It's the third PP in the last week, following the Pebble Prominent and the Pale Prominent; and there are plenty more in the category such as the Pretty Pinion, Pine Processionary and Plain Pug. I like the initials because they were and are used affectionately of my first editor who gave me my Guardian job, Peter Preston.

Yesterday's sunshine brought Brimstone, Holly Blue, Green-veined White and Orange Tip butterflies to see us, and here is a female Orange Tip (the colour is sadly reserved for the male). Finally, I took a rather pointless picture of the trap last night, but finished up quite enjoying its image of a kindly light in the Oxfordshire dark. So here it is. It would appear much brighter to a moth,mind you, according to this interesting link.

Sunday, 26 May 2013

A flake or a twig?

It was a surprise to find the trap empty of moths this morning, apart from a solitary Hebrew Character, given the sunny weather yesterday (nicely timed for the birthday of one of our neighbours) and a lovely start to today. But I see from the BBC Weather site that temperatures at night are still as low as 6C, so that may explain things.

Not to grumble though, because there was another surprise - on the outside of the trap, where this extraordinary beast was snoozing. It's a Pale Prominent, looking just like the sort of length of Cadbury's Flake I used to get as a child in a family of four sharing; or a broken twig. Either way, another masterpiece of Nature's camouflage.

This brings to four the number of different species of the stylish Prominent family that I've encountered in our first month in Oxfordshire. The PP is rated as 'common' but that doesn't dim my pleasure because I have never seen one before. I tried photographing it from various angles and here are the results. Now to get ready for more weeding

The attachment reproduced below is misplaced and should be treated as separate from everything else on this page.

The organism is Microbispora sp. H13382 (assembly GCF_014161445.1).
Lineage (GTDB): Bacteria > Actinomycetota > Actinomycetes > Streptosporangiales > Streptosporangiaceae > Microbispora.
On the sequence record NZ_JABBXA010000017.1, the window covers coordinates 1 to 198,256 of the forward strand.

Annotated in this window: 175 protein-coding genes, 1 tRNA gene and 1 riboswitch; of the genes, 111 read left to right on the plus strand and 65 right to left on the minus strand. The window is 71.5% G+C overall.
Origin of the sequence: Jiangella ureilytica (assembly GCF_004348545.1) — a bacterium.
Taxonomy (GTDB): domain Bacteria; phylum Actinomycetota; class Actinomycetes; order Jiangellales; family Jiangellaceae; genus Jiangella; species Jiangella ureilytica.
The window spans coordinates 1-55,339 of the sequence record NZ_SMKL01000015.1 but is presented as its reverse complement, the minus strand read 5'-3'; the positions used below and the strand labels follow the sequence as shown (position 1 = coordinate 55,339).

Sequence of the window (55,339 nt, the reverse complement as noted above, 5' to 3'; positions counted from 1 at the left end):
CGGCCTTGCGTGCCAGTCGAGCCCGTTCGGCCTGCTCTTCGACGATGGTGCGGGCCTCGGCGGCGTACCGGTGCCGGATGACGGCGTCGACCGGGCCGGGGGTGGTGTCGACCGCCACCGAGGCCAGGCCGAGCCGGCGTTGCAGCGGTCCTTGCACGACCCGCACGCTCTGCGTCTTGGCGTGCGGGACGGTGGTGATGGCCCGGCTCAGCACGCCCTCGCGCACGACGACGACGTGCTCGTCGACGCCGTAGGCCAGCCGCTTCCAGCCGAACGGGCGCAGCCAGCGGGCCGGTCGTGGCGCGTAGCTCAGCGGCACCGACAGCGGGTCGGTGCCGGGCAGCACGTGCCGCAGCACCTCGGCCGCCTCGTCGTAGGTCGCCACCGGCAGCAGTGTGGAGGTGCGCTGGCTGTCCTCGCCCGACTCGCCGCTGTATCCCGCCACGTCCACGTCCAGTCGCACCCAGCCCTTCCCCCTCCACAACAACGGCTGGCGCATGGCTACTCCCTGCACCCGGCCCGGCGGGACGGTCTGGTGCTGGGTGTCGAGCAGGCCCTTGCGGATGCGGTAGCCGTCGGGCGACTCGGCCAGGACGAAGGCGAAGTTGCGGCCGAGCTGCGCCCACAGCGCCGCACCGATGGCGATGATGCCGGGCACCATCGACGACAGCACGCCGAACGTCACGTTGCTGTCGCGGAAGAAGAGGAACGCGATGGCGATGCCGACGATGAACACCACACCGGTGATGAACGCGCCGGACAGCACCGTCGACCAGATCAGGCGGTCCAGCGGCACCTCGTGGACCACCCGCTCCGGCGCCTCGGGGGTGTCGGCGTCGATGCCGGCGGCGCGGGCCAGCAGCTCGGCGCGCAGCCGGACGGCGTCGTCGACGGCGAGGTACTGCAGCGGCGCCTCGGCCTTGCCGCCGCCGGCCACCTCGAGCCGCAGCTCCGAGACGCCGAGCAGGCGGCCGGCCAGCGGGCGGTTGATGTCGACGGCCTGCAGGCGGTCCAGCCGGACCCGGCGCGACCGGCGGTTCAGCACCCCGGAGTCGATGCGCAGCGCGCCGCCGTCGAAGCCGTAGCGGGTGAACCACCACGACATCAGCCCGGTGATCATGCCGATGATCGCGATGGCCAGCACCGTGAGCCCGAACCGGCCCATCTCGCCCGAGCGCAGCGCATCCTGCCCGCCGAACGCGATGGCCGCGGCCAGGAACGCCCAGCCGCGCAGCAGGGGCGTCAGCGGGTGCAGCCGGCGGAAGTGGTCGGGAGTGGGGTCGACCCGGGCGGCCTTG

Saturday, 25 May 2013

Magic carpet

There were two Americans on the bus with us out of Oxford today, discussing all manner of British issues, from the question of whether currency with the Queen's head would disappear after her death to the courtesy of buses to slow-moving cyclists wobbling along in front of them in the shared lane.

Sadly, they got off before they had got on to the subject of our weather, because the last two days have shown its wayward nature in a classic way. Friday: vile, wet and so windy that the Cockney/Essex geezers who run Kidlington High Street's excellent veg stall almost had their canopies blown away. Penny and I held on to a couple of struts and got given a free ginger root in thanks. Today: so sunny and warm that we kept shedding clothing on a very enjoyable bike ride down the canal towpath into the city.